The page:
1.1 Nerve cells The technical name for a nerve cell is a neurone. These are the basic units of the nervous system. The connections between these nerve cells are called synapses. Nerve impulses travel like waves through this system. These waves are electrical signals that arise when tiny channels open in the cell membrane allowing ions (electrically charged atoms) to move in and out of the cell. The cell body of a neurone gets it’s information through it’s dendrites and gives it out again to other neurones through it’s axon. Synapses and neurotransmitters Nerve impulses do not just travel from neurone to neurone. The signals first have to cross synapses by means of a chemical neurotransmitter. Neurotransmitters are released by one neurone and taken in by another neurone again. The neurotransmitters that are released make contact with receptor molecules on the synapse of another neurone. This makes the receiving neurone more or less active then it was before. Neurotransmitters are made in the cell body and are transported to synapses along tiny tubes inside dendrites and axons. The first neurotransmitter that was discovered was acetylcholine (neurotransmitter between nerve axons and muscles). The main neurotransmitter that excites neurones in the brain is glutamate. GABA and glycine help to bring precision to nervous activity in the brain by suppressing activity in some neurones while other neurones are excited. Other examples of neurotransmitters are dopamine, serotonin and noradrenaline. The structure of the human brain Nobody’s brain is exactly the same and everyone’s brain is changing all the time. Your brain consists of different parts.  Spinal cord; Contains axons that transmit nerve impulses between the brain and your  Cerebrum; Consists of two hemispheres. Contains neurones and synapses.  Cerebral cortex ; The outer few millimetres of the cerebrum  Brainstem ; controls all your unconscious functions as heartbeat, breathing, digestion  Corpus callosum; Contains axons that connect the two different hemispheres  Cerebellum; coordinates fine movements and balance 1.2 Parkinson’s disease Symptoms Neurodegenerative disease (caused by breakdown of neurones). Usually developes in people aged 50 or over. Shaking/tremor in the limbs, movement becomes slow and limbs feel stiff, pause between the patient deciding to move and being able to get going. Dopamine In most patients that suffer from Parkinson’s disease the treatment with levodopa works. It reduces the stiffness and tremors. Levodopa probably helps to restore the level of dopamine in the brain. Long axons supply the dopamine to synapses across many different brain areas. The main cause of Parkinson’s disease is the worsening of the cells that produce dopamine. Dopamine is responsible for normal control of movement. The drug levodopa enters the brain where it is converted into dopamine. Describing the drug is different because the amount needs to be very precise. Too little does not help a patient, but too much messes up the level of dopamine in the brain. This can cause muscle spasms, depression and psychosis. There is a membrane around the blood vessels in the brain that prevents selected molecules and ions from passing between the blood and the brain cells. This is called a blood-brain barrier. Dopamine is unable to pass this blood-brain barrier but levodopa is. This is the main reason for prescribing levodopa instead of dopamine itself. Levodopa pills are usually taken at intervals throughout the day. This causes side effects by high and variable levels of dopamine in the brain. Because of this there is an urgent need for better treatment for this disease. Deep brain stimulation This is another way to help people with Parkinson’s disease. Surgeons insert electrodes into the brain through the skull. The electrodes are connected to an electrical pulse generator attached to the chest. This reduces abnormal neurone activity, preventing tremors. This is risky and can cause bleeding in the brain, heart attack, fits or infection. Beyond levodopa Until recently people thought that taking levodopa could damage the cells that produce dopamine. Recently it has been proved that although levodopa may not harm these cells, it does nothing to slow their degeneration. The causes of the disease are still largely unknown. Alzheimer’s disease Gradual loss of short-term memory. Leading to general impairment of thinking, reasoning and perception. In Alzheimer’s disease there is a build up of two abnormal proteins called amyloid and tau. Something triggers the deposition of these proteins, particularly in the hippocampus and cortex regions of the brain. These parts of the brain are involved in memory and higher thought processes. The accumulation of the proteins impairs cellular function and causes cell death. Main treatment available on the market inhibits the breakdown of the neurotransmitter called acetylcholine that is involved in learning, memory and attention. Schizophrenia Classed as a severe mental disorder characterized by delusions, hallucinations, psychosis, paranoia, disorganized thinking, perception and speech, physical agitation. Increase in the neurotransmitter dopamine, treatment is often with antipsychotic drugs that either inhibit dopamine release or suppress dopamine function. Random stuff In vitro = experiments using radioactive isotopes In vivo = experiments on animals 1.3 Drugs and dopamine Dopamine acts as a transmitter between several brain areas. Dopamine is very important in drug taking and drug addiction because it is involved in the reward pathway. This pathway comes from the brainstem and extends into the prefrontal cortex. It is activated when people seek a reward or are motivated to do something. Three parts of the brain are involved in this reward pathway; dopamine production centre, nucleus accumbens prefrontal cortex. The neurones of the dopamine production centre produce dopamine, which is released in the nucleus accumbens and in the prefrontal cortex. These particular pathways are activated by a rewarding stimulus and make us feel good. Almost all recreational drugs raise dopamine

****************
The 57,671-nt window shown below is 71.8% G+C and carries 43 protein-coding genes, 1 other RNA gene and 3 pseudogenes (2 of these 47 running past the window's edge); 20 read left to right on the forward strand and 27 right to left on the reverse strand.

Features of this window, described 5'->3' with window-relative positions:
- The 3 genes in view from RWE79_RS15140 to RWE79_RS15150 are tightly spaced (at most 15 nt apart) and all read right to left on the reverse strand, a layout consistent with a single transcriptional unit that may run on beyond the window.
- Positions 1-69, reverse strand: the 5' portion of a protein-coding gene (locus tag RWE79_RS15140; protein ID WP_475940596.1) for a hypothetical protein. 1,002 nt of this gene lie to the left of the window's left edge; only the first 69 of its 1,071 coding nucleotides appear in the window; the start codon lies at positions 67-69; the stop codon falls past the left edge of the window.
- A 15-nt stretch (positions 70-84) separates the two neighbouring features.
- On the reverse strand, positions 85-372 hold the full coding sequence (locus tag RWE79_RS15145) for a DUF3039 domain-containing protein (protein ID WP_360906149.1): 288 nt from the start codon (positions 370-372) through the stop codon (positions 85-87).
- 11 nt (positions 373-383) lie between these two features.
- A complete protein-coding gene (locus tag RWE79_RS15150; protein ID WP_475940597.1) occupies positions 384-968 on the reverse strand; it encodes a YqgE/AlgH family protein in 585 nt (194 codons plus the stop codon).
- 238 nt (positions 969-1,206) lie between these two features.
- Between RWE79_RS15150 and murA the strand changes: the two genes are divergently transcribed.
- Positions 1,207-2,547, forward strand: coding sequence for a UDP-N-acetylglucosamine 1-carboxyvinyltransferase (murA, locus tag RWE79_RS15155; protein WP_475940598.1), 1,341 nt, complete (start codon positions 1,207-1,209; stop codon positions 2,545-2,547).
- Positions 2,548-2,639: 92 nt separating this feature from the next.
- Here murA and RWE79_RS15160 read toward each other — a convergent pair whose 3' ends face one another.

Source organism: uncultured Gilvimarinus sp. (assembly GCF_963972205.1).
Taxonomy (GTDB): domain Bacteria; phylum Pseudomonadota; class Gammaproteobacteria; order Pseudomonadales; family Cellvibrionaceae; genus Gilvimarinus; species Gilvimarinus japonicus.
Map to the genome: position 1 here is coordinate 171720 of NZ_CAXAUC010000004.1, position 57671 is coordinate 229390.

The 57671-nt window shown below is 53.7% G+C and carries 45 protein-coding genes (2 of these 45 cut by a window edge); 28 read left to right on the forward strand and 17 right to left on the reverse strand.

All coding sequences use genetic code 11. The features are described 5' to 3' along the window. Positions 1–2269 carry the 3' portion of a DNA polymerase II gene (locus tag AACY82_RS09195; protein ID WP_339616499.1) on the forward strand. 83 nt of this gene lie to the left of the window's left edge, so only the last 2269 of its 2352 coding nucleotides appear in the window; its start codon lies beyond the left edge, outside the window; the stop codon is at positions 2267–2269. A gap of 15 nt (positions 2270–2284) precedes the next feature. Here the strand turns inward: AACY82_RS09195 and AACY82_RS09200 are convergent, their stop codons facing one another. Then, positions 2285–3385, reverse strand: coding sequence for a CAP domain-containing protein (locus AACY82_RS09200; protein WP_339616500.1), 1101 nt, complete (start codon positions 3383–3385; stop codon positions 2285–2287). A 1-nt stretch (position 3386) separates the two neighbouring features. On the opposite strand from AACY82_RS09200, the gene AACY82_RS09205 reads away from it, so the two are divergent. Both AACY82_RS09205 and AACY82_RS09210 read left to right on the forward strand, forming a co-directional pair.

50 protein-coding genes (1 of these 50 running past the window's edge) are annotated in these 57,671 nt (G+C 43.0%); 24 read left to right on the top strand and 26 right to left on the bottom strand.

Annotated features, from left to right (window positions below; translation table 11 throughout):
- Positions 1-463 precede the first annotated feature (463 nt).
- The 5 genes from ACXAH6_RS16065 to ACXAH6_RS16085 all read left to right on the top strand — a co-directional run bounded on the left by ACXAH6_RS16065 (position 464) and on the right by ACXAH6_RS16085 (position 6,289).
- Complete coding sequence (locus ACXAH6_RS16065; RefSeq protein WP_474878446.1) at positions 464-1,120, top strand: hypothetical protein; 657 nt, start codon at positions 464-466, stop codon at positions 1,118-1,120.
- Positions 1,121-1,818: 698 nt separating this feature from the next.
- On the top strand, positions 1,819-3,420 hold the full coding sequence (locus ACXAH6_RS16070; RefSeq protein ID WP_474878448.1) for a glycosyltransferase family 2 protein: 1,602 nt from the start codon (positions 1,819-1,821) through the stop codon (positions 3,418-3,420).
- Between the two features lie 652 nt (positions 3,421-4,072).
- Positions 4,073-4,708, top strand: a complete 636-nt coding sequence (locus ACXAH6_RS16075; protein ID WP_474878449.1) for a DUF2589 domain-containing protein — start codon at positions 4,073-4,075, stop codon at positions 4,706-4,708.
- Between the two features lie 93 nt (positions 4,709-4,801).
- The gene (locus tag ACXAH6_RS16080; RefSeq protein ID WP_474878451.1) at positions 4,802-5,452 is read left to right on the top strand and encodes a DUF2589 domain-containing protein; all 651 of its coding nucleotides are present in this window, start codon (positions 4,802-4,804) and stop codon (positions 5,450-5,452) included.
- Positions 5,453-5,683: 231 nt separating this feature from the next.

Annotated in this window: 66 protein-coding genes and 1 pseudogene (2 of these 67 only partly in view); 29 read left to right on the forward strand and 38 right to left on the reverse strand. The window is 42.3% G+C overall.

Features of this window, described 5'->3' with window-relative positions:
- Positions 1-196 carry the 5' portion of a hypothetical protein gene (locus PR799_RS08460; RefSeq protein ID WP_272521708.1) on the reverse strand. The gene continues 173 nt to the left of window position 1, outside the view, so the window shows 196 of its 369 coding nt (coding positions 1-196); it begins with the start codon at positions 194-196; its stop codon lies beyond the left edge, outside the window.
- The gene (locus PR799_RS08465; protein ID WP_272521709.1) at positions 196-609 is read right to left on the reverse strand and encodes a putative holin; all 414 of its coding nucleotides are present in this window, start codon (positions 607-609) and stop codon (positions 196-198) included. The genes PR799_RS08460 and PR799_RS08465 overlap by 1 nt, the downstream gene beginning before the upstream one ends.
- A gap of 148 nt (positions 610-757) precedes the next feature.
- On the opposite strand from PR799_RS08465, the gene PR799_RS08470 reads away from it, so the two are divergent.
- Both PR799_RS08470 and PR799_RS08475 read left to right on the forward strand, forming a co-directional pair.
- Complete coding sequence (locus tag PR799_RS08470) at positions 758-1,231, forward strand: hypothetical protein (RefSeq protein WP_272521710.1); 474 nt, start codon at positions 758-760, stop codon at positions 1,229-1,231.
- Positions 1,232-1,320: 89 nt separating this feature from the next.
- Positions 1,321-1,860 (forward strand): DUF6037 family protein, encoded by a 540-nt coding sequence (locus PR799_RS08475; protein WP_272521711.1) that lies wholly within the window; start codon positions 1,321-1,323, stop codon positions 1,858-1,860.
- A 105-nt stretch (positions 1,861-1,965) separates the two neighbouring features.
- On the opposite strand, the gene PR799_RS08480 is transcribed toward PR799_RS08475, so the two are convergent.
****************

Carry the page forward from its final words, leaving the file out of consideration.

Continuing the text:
levels in our brain. The dopamine reward system is present in all mammals and rewards us for